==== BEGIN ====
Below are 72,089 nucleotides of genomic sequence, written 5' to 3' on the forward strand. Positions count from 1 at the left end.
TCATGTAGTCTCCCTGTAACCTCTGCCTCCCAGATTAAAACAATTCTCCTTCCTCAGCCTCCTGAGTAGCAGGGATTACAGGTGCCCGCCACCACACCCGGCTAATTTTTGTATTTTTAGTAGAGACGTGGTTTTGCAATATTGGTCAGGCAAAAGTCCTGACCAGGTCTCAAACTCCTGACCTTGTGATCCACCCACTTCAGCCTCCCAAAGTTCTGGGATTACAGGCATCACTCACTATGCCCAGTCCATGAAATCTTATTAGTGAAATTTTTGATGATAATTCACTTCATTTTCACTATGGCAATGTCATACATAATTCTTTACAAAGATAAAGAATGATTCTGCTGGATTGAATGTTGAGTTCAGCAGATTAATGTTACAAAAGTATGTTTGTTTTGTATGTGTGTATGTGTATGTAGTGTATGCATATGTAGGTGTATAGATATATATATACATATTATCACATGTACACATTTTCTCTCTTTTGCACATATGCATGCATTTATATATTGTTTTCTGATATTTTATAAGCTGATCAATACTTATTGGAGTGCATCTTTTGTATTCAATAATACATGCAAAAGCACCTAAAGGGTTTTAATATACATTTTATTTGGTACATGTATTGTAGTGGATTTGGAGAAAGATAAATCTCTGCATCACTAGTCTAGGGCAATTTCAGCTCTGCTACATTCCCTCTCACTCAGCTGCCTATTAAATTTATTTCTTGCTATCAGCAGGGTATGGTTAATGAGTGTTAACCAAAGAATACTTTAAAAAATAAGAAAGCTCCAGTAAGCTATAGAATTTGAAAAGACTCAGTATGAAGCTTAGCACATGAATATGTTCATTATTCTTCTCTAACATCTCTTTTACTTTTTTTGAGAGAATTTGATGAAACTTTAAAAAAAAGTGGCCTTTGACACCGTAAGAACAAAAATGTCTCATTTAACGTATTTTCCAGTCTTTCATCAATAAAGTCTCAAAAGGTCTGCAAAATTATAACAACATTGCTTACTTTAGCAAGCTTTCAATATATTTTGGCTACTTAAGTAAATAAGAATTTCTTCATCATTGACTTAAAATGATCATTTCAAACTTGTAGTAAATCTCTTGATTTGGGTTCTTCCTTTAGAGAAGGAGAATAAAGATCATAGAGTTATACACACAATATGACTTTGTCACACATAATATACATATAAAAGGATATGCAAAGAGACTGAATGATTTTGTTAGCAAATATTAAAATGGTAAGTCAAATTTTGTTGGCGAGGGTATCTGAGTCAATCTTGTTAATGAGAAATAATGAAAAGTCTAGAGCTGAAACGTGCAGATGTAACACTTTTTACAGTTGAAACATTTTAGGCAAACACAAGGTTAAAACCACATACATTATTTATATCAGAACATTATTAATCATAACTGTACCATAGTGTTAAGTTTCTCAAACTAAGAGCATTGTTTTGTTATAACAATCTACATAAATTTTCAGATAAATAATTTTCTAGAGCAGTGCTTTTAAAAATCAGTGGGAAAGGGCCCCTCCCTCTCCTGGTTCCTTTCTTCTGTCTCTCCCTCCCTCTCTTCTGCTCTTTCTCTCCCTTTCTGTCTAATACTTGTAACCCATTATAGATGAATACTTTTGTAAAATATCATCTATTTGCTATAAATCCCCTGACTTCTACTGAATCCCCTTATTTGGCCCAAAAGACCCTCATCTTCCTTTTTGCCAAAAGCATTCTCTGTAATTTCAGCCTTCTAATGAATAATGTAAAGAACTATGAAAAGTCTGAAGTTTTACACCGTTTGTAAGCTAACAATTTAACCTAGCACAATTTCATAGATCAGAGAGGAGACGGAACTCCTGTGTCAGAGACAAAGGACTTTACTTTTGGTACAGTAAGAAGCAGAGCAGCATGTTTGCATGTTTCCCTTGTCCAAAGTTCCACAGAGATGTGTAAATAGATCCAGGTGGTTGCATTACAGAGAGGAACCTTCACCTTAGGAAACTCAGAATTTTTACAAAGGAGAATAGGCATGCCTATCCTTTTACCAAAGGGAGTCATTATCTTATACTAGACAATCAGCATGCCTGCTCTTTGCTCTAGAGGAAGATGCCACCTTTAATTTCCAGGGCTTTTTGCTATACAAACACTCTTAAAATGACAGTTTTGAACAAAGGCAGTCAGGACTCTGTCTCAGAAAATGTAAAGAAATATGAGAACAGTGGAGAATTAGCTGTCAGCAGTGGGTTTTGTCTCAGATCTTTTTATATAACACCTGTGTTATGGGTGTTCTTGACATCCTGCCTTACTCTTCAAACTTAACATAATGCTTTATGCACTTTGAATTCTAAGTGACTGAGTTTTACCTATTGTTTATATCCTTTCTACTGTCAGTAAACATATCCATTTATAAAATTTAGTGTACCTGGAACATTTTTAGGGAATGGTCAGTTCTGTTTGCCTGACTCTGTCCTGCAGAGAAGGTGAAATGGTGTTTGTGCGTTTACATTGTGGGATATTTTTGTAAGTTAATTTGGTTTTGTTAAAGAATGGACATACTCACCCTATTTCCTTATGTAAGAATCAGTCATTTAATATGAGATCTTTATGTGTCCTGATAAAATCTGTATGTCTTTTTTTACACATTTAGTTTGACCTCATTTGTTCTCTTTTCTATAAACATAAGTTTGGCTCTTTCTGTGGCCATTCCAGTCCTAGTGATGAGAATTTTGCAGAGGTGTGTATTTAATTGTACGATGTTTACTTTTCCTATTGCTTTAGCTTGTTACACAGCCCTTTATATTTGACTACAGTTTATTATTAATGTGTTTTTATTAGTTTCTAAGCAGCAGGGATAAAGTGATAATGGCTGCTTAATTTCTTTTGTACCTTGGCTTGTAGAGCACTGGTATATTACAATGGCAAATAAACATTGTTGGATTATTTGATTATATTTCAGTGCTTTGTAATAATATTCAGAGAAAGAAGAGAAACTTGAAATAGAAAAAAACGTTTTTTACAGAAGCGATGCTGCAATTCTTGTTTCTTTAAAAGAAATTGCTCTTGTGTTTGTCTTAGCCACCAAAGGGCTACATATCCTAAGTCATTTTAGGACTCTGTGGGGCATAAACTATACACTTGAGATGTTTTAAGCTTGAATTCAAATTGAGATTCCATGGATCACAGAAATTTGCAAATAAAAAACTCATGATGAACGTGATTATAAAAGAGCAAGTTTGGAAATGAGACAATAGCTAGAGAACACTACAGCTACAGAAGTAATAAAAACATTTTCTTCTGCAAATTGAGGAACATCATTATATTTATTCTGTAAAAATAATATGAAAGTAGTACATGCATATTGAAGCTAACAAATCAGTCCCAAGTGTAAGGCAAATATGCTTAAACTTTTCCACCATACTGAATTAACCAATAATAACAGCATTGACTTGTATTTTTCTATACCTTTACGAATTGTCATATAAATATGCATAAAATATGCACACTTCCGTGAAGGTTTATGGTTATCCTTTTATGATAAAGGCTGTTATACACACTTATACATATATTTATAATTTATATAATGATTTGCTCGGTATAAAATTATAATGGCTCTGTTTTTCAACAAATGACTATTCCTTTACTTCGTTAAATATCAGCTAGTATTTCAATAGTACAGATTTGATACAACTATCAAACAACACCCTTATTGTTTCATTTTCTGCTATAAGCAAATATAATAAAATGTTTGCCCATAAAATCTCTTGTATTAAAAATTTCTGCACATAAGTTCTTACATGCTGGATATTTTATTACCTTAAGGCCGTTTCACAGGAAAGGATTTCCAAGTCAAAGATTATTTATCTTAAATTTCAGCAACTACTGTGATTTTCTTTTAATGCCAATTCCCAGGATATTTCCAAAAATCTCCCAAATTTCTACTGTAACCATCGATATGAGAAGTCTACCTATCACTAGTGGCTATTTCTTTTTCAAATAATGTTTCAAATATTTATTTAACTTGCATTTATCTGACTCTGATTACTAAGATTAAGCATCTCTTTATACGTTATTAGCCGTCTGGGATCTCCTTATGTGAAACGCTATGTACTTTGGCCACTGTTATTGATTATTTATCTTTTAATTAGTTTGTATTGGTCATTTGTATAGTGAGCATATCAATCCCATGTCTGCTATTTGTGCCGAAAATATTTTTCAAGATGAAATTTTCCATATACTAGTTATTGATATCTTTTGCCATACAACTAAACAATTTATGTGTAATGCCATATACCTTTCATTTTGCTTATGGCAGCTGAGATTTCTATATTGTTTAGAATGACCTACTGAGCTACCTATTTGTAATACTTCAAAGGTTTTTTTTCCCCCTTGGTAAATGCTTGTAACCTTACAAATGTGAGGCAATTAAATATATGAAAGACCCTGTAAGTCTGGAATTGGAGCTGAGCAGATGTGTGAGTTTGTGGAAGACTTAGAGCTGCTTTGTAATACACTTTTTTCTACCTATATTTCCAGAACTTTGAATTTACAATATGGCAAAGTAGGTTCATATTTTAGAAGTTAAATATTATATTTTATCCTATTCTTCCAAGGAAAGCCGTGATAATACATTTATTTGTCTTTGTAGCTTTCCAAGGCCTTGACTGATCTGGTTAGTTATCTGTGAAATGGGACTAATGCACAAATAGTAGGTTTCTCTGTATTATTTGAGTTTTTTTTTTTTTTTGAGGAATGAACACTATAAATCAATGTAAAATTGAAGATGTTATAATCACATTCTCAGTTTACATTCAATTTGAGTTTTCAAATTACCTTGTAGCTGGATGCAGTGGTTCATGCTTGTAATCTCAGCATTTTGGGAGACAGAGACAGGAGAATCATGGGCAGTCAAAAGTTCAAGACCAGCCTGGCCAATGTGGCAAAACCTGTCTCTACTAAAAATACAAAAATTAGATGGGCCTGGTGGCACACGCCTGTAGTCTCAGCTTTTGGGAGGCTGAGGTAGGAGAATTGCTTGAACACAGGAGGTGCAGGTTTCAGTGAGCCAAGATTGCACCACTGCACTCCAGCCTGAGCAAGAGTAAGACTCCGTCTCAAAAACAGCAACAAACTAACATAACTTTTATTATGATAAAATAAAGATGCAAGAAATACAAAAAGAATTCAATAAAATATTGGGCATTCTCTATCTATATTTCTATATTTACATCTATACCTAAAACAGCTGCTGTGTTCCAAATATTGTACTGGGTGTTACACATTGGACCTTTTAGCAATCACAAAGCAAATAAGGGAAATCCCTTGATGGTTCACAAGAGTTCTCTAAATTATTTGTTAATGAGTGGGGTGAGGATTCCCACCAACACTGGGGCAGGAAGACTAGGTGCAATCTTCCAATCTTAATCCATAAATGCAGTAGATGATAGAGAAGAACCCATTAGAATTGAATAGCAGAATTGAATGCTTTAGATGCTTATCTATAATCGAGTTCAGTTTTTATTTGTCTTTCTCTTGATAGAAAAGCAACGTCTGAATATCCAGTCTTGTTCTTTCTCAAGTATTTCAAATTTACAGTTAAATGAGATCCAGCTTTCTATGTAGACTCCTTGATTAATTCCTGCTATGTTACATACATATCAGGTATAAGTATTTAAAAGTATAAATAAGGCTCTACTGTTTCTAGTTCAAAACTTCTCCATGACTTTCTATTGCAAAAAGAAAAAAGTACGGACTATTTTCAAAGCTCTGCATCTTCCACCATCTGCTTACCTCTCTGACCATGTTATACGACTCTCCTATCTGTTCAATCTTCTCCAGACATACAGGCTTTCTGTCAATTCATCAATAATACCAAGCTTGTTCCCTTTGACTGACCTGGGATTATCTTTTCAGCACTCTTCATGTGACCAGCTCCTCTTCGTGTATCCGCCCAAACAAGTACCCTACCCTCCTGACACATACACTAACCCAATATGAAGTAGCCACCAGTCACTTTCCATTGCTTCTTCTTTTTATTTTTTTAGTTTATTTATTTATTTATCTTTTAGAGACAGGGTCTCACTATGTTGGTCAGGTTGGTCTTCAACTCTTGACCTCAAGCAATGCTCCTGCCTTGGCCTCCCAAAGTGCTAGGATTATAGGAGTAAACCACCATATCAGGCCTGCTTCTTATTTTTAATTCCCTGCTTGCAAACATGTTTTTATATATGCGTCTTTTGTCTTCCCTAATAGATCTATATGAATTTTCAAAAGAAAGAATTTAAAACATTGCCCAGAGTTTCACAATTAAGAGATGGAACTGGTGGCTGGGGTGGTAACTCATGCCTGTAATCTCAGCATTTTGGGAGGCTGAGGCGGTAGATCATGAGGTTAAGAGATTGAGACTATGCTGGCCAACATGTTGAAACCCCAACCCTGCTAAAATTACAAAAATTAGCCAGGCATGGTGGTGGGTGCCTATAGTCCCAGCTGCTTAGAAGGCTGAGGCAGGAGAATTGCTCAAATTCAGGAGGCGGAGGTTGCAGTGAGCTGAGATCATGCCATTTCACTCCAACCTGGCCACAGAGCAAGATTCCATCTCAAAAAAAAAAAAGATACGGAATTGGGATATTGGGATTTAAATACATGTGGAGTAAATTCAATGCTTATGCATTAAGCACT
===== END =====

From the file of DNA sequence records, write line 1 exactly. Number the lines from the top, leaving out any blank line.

Below are 72,089 nucleotides of genomic sequence, written 5' to 3' on the forward strand. Positions count from 1 at the left end.